BUTTERWORTH: They may not be able to see through walls or fly like superheroes in the movies but council cleaners and sweepers often put their lives at great risk to make ours a better one. They are truly our unsung heroes.
Seberang Prai City Council (MBSP) mayor Datuk Rozali Mohamud said since March 18 last year, nine general workers had fallen victims to the deadly Covid-19.
He said on Penang mainland, a total of 361 MBSP staff members contracted Covid-19 since the beginning of the pandemic with 20 active cases in the council at present.
“Among a total of 3,986 staff members, 98.67% or 3,933 of our staff have received at least one dose. Of these numbers, a total of 2,931 staff members are fully vaccinated while 1,002 have received at least one dose.
“Another 24 staff members, who make up 0.6%, are awaiting vaccination as their appointment dates were postponed,” he said.
On the island, Penang Island City Council (MBPP) mayor Datuk Yew Tung Seang said some 311 staff members had contracted Covid-19 since the start of the pandemic.
He said one staff member, whose vaccination was incomplete, died due to Covid-19.
“Now, there are 20 active cases within MBPP. Among our staffers, 81.15% or 2,471 are fully vaccinated while 97.77% or 2,977 have received at least one dose,” he said.
Over the past two weeks, a total of 62 policemen in Penang have been infected with Covid-19.
State police chief Comm Datuk Mohd Shuhaily Mohd Zain said during the same period, 108 were placed under quarantine.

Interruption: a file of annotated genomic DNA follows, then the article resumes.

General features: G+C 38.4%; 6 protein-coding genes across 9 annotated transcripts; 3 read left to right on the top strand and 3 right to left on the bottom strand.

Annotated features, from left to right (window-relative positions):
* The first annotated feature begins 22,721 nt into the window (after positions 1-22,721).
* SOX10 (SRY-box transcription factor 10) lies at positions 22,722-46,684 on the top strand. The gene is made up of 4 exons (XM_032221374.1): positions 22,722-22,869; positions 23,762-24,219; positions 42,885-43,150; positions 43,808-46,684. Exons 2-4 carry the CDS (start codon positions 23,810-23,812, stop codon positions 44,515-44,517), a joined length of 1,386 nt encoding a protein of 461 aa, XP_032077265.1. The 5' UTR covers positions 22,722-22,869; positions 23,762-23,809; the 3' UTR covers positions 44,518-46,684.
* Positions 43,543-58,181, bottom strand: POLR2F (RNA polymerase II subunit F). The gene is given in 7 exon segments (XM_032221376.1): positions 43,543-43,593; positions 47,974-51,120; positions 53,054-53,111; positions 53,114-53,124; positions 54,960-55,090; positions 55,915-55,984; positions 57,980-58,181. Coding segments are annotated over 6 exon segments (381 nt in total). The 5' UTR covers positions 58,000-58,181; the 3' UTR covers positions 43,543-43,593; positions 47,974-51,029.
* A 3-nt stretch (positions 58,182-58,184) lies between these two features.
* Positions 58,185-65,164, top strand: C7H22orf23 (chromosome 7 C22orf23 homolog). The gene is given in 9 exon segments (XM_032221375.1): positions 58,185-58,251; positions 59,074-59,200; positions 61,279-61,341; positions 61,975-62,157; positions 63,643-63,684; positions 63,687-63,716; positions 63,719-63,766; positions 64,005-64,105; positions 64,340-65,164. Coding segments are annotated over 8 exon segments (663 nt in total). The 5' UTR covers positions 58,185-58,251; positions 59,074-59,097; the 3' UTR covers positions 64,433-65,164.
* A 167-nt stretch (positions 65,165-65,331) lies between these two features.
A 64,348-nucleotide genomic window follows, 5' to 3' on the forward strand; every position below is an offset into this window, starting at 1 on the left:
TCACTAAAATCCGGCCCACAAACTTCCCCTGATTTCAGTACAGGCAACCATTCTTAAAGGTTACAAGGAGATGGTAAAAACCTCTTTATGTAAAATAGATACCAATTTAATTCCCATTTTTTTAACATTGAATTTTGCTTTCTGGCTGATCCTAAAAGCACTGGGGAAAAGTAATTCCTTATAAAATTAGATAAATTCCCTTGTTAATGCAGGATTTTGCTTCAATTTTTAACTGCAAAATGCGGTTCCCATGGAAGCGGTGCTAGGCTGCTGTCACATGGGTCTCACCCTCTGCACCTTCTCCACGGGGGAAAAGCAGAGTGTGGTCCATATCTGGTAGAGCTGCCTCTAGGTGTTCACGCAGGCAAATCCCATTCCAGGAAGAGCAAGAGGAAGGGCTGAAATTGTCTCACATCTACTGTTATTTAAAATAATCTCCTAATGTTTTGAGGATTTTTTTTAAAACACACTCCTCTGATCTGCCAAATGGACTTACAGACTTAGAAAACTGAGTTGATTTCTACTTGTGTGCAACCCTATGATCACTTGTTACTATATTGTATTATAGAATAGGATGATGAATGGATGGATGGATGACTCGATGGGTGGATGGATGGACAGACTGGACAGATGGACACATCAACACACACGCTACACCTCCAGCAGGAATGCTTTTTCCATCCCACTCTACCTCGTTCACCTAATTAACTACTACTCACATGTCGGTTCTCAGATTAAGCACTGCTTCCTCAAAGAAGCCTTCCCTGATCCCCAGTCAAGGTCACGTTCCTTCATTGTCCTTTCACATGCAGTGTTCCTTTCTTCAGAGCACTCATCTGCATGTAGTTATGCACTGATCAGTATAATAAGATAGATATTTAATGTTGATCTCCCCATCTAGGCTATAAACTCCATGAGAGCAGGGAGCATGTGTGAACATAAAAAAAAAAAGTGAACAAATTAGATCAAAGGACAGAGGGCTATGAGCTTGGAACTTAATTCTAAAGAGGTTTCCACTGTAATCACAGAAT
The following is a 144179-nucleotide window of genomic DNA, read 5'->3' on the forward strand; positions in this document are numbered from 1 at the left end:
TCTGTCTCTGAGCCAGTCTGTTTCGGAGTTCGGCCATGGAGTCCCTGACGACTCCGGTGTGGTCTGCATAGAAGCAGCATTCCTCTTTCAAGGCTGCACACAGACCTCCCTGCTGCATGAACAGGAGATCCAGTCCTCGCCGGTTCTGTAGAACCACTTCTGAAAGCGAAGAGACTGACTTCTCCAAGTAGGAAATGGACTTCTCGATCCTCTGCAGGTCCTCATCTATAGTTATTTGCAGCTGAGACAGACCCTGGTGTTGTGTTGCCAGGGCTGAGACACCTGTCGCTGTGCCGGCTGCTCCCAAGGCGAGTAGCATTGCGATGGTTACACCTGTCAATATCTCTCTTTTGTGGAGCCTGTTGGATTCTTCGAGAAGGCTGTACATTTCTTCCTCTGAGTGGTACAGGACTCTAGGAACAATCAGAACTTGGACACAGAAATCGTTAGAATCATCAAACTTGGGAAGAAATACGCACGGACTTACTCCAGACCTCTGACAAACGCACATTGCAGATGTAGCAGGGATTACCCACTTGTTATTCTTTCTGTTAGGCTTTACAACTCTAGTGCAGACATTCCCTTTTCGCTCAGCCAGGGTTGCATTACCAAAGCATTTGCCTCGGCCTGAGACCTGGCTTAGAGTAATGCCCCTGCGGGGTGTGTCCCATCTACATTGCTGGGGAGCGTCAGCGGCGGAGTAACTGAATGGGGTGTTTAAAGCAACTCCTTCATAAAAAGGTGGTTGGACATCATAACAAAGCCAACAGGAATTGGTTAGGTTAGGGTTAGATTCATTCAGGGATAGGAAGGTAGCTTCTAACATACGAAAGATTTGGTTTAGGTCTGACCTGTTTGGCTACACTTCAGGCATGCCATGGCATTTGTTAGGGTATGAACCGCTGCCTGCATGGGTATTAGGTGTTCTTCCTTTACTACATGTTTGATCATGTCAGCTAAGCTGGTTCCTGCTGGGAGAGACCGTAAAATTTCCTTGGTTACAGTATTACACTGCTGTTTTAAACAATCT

Separately, state welfare, caring society and environment committee chairman Phee Boon Poh said clinical waste such as used self-test kits and face masks should be disposed of properly in transparent plastic bags while other waste should be sanitised before they were disposed of.
“These waste items should be sealed in transparent plastic bags and labelled as clinical waste before they are thrown out.
“This would help our local council workers and recyclers.
“Presently, the waste is thrown into bins along with other waste and this endangers local council workers and their families,” he said.
Phee said as self-test kits were now commonly used by those under quarantine at home or those with symptoms, improper disposal of such waste would be a risk to those handling them.
“There are tens of thousands of households where people are under quarantine right now and there is clinical waste being discarded by them. These households are probably using the kits weekly depending on each individual. It is impossible for the state health authorities to trace and contact these houses to collect the clinical waste.
“On behalf of the council workers, I hope the public will be mindful about how they dispose of clinical waste,” he said.